Madonna exclusively talks about her fascination with Wallis Simpson and reveals their many similarities
Looking relaxed and happy, Madonna was greeted with wild cheers from her fans as she arrived at the London premiere of her latest directorial offering, W.E..
But though she seemed composed and confident, the star later admitted that she had been nervous about the UK airing of her new film, which focuses on the affair between Edward VIII and American divorcee Wallis Simpson.
“I have more butterflies in my stomach here than [I did] in Venice or Toronto,” she said to the audience at the London Film Festival premiere in Leicester Square’s Empire cinema.
“The idea for the film was born here. I was inspired to get to know English history and discovered the story of Edward VIII and Wallis Simpson and their love affair.”
In her address, she said of her film: “I never set out to make the quintessential historical biopic. I thought it was important to give the story a point of view and show it through the eyes of a young woman who is searching for love and happiness.”
Madonna also talked of her difficulty in casting the part of Wallis — who, after marrying Edward, became the Duchess of Windsor — and of her joy in eventually finding British actress Andrea Riseborough. “When Andrea walked in the door, she was the Duchess — that combination of fragility and steeliness. I was thrilled,” she said.
The film has received mixed reviews so far, but it has earned praise for capturing Wallis’s legendary sense of style — one reviewer called W.E. “one of the best-dressed movies of the year” — but Madonna insisted that the story’s most enduring trait is its human heart.
“One important point — there is no such thing as perfect love,” said the former Mrs Guy Ritchie, possibly alluding to her own past relationships.
“If you think so, then you are in for a rude awakening. Love really requires compromise. Nothing is what it seems and there are always many sides of the story.”
Girl on film
The film is Madonna’s second directorial outing. Her first, 2008’s Filth & Wisdom, sank without trace and many believed it marked the end as well as the beginning of her career as a film director.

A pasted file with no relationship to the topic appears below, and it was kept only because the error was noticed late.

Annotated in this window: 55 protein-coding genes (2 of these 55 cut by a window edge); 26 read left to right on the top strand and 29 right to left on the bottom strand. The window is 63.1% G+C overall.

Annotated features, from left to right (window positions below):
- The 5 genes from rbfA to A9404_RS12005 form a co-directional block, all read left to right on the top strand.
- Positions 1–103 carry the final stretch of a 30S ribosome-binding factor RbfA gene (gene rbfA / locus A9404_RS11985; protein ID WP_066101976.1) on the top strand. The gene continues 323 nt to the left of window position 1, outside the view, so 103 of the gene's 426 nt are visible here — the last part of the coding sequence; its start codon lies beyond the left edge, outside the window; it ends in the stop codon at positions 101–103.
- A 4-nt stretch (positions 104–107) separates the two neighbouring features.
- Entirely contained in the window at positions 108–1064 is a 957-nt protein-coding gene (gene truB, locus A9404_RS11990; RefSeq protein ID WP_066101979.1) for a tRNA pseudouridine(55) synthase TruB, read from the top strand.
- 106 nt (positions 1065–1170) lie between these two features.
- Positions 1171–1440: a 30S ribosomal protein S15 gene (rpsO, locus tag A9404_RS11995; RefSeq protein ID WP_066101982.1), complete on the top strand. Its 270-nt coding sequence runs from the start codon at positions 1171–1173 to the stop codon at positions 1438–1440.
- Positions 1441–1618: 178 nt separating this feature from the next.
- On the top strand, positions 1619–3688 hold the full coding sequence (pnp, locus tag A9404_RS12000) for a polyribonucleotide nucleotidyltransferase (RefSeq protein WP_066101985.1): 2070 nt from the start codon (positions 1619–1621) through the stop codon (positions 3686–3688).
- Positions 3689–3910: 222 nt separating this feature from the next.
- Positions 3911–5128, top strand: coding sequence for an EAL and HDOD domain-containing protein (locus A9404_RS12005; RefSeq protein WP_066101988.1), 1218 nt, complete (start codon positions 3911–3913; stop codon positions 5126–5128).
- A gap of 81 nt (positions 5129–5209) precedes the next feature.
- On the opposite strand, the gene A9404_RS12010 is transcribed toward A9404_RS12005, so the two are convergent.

However, as Madonna explains in this exclusive interview with HELLO! before the London premiere, she was so captivated by Wallis that she decided to get behind the camera once more.
“I find Wallis fascinating,” she says. “She was a survivor. She started out with nothing, she survived an abusive first marriage and she found a way to create a whole new life for herself. She had a great sense of wit and humour, and I think that one of the reasons the King fell in love with her was that she had a fresh energy about her — she was able to be irreverent with him, which not many people were.
“He gave up everything for her. It was a huge sacrifice for both of them — she got hate mail basically for the rest of her life. And you think, ‘Wow, what must it be like to be loved like that only to find out that it was a terrible responsibility?'”
Moving on to talk about her own life, the 53-year-old gives her take on how she rose from an anonymous dancer to become one of the world’s best-selling singer-songwriters.
“I’ve always been adventurous, both in my life and in my creativity — I’ve always let myself be open to new things, experiences, opportunities, meeting people.”
“When I first moved to New York, I was a dancer and I never imagined for a minute that I’d ever be a singer and a songwriter. But when somebody said to me, ‘Hey, why don’t you try auditioning for this record producer?’ I didn’t say, ‘Oh, no, I’m a dancer, I can’t do that.’ I said, ‘Why not?’ So I did and one thing led to another and here I am.”
“I don’t think anyone has ever tried to box me in. I think that some people have had opinions about what I should or shouldn’t do, but I’ve never had someone say to me, ‘You cannot do this.'”